Not long ago, I received a call from my father’s cardiologist’s office. The annoyed voice on the other end pointed out that Dad had missed that day’s appointment. I gently explained that he couldn’t make the appointment because he had died from heart problems nearly three months earlier.
The same day, I received a mailed response from a consumer food products company. I had emailed their customer relations department with a simple suggestion about one of their products. My email raved about how good the product was and how much my family enjoyed it. But there was one minor issue I thought they might want to consider. The response told me that they were sorry that I was so unhappy with their product. Obviously, I received Standard Response A-2 (or maybe it was A-3).
The cardiologist’s office had installed an elaborate computer system to track appointments and issue patient reminders, but it appears that nobody ever considered that when a patient dies, they might not need those reminders. In simpler terms, the woman who manages patient care records apparently doesn’t have any way to communicate with the woman at the adjacent desk, who manages appointment reminders.
After all, why would it be important for a cardiology practice to present an image of organization and competence?
The food company missed an opportunity to build upon my fondness for their product. In fact, I consider myself a raving fan — or at least, I was until the bored customer relations employee skimmed over my message, assumed it was just another complaint, and pressed the button to generate A-2. Now, since it’s clear that the company doesn’t give a rat’s patoot what a loyal customer thinks, I’ve stopped telling people about their great product. Sure, I’ll continue to buy it, but my evangelizing days are done.
Companies of all sorts interact with their customers every day, and how they view those interactions says a great deal. Many regard the calls, emails, and letters as an annoying cost of doing business, so they establish systems to provide generic responses. That’s cheaper and easier, but do those generic responses really fool anyone?
People don’t want to deal with systems. They want to deal with people. And while those ten complaint letters your company received this week may all be tied to the same product or service, each of them is unique. Each customer has a unique relationship with your company, and each of those complaints presents you with a unique opportunity to either strengthen or further erode that relationship.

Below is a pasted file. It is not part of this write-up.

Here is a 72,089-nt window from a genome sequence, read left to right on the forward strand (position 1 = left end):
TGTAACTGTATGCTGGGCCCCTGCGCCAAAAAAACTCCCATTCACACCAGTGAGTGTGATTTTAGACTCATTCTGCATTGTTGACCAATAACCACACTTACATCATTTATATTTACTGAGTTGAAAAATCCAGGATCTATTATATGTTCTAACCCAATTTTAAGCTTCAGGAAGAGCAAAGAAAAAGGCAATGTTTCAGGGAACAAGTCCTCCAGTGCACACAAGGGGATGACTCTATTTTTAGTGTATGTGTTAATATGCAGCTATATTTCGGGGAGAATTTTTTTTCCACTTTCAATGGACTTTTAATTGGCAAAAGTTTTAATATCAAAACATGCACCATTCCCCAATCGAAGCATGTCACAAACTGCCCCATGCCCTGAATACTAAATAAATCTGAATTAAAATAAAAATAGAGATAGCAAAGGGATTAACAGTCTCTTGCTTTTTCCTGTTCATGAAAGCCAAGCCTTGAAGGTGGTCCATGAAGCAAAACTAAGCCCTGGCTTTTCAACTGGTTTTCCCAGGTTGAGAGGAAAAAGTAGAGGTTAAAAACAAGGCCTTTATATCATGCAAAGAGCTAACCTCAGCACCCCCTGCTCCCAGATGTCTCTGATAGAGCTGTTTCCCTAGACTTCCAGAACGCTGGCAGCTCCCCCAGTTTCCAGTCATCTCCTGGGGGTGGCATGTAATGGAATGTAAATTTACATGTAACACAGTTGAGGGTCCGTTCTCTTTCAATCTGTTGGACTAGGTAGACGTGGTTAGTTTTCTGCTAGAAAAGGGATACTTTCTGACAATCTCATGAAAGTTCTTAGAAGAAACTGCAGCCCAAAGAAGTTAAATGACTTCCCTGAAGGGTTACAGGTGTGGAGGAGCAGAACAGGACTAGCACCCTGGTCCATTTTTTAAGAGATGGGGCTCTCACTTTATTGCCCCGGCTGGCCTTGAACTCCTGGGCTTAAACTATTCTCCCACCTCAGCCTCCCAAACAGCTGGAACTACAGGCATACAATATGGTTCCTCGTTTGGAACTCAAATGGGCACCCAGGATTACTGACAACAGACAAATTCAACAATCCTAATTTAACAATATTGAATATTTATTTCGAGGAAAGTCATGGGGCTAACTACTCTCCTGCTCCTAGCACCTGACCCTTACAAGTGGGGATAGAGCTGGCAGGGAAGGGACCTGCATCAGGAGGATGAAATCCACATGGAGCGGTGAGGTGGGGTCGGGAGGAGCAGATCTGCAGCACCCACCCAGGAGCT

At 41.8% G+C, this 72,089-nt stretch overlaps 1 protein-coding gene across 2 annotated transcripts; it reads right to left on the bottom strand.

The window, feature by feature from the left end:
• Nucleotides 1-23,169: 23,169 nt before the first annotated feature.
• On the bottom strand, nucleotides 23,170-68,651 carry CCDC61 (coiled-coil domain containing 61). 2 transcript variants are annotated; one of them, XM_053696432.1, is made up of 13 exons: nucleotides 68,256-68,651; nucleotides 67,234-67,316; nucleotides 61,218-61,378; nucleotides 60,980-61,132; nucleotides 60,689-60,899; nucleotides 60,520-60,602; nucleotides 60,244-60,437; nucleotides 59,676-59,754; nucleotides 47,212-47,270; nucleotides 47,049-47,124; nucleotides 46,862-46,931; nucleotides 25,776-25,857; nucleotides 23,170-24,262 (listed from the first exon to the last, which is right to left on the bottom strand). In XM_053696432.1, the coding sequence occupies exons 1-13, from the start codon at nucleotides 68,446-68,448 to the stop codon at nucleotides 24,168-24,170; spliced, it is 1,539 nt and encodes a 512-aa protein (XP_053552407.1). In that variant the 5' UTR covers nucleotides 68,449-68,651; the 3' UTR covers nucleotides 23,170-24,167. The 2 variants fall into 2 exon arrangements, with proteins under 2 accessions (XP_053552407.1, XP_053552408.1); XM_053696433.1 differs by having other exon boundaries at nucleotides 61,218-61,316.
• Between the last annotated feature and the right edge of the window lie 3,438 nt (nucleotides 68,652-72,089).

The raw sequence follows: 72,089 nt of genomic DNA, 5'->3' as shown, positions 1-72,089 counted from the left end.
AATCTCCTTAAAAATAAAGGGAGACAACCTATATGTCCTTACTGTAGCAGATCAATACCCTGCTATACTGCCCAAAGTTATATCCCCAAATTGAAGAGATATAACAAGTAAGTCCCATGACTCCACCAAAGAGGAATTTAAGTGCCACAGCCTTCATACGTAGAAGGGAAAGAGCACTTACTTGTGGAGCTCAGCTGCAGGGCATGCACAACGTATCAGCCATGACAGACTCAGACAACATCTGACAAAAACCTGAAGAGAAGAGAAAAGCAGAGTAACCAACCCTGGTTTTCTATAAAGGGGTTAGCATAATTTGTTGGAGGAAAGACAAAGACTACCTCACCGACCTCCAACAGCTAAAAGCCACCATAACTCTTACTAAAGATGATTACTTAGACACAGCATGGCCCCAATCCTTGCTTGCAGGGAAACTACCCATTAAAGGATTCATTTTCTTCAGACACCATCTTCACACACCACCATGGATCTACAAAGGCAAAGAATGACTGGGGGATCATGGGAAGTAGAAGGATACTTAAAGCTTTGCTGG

I wasn’t really surprised by the call from the cardiologist. I oversaw Dad’s health care for the last few years, and the office staff consistently provided some of the worst customer service I’ve ever seen. The cardiologists were highly skilled, but it was clear that they didn’t care what happened at the front desk. Keep in mind that the practice’s patients were senior citizens with serious heart conditions. That didn’t stop the staff from repeatedly yelling their names when it was their turn to be seen, or expressing displeasure with their pace as they shuffled to the exam rooms. The women who answered phone calls loudly argued with patients, and made audible disparaging comments about the callers after they hung up. Everyone in the waiting room knew they’d receive similar treatment when it was their turn to call.
There was no point to complaining, so I merely told everyone I know about the practice’s poor service. I also shared that information with the staff at Dad’s other doctors and the nursing homes. Who knows how many referrals were redirected to their competitors?
If you really value your customers, you need to provide personal service. Machines and systems are incapable of doing that honestly or effectively. It takes people who are willing to take the time and show genuine interest. Yes, it takes money, but if you view it as an investment in building business instead of as a necessary evil, you’ll probably chalk up a healthy ROI.
Compare the examples I cited with what happened when I dropped a note to the Trader Joe’s grocery chain about how impressed I was with their employees and stores, and encouraging them to open additional locations in our area. A week later, I received a phone call from one of the company’s headquarters staff thanking me for taking the time to share my thoughts. Care to guess what percentage of my grocery dollars is spent in their stores?